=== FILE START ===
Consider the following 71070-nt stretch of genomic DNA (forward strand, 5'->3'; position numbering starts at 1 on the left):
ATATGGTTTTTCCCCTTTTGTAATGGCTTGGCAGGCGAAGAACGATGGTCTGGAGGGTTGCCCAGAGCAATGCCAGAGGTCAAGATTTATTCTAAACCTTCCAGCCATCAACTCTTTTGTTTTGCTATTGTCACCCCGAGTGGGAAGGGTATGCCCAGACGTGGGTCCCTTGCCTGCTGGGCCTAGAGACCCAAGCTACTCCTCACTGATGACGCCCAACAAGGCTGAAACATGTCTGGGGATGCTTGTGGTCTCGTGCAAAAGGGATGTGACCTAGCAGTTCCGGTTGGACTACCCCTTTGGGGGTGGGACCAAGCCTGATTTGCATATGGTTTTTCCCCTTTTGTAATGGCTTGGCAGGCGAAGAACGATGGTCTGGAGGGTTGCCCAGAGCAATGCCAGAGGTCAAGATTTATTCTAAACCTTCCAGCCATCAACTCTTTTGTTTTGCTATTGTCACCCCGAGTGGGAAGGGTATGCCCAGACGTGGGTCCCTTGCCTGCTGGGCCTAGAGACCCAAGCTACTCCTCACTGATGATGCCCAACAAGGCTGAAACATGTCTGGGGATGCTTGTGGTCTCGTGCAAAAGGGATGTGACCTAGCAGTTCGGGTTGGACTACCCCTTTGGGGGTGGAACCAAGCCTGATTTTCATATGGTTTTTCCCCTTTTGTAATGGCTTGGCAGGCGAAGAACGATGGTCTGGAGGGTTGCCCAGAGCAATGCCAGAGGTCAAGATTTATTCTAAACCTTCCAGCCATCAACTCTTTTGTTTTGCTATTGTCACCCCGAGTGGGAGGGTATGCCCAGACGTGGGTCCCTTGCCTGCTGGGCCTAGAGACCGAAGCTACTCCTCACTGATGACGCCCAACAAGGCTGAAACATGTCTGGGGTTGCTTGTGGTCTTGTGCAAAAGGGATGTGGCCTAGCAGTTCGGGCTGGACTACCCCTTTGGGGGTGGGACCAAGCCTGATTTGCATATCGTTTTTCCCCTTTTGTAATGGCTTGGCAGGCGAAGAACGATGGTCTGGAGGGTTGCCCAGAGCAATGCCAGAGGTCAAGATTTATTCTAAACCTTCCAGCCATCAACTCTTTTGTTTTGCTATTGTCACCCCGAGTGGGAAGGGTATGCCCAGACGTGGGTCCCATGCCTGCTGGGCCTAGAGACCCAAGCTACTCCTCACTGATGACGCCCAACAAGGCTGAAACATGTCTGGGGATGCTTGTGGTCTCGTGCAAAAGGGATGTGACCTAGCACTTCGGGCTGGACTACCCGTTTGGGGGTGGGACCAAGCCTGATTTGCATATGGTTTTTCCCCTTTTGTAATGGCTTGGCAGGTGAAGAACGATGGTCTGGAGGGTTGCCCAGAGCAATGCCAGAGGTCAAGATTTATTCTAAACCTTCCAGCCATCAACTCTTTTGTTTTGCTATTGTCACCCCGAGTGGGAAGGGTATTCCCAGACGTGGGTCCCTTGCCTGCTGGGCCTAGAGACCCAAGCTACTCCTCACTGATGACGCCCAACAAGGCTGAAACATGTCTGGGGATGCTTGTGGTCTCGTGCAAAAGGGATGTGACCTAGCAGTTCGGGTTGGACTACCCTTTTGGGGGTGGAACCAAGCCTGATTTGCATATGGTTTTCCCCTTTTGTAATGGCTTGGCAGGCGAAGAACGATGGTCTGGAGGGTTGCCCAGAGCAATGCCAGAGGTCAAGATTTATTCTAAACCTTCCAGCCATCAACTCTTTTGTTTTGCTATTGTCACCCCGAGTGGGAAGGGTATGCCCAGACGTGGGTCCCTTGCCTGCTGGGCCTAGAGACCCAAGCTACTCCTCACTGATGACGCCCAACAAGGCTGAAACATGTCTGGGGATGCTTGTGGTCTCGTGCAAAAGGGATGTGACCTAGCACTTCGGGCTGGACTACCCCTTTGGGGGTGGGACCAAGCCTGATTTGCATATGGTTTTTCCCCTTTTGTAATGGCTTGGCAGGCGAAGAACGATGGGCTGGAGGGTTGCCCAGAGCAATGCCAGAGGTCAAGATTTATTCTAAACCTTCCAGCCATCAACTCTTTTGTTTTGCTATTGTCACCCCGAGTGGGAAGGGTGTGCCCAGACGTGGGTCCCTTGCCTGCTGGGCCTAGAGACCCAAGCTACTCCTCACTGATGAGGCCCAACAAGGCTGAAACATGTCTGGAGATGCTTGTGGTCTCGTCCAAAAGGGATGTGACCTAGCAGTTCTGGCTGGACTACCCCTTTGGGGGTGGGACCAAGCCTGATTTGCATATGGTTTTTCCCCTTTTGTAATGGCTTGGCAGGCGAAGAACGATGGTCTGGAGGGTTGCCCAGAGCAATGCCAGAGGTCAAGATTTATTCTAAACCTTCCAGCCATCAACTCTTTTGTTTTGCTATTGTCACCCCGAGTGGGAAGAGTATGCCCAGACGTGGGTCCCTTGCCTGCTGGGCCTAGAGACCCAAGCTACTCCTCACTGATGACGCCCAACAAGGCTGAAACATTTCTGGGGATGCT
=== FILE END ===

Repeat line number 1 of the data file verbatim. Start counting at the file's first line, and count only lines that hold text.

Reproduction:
Consider the following 71070-nt stretch of genomic DNA (forward strand, 5'->3'; position numbering starts at 1 on the left):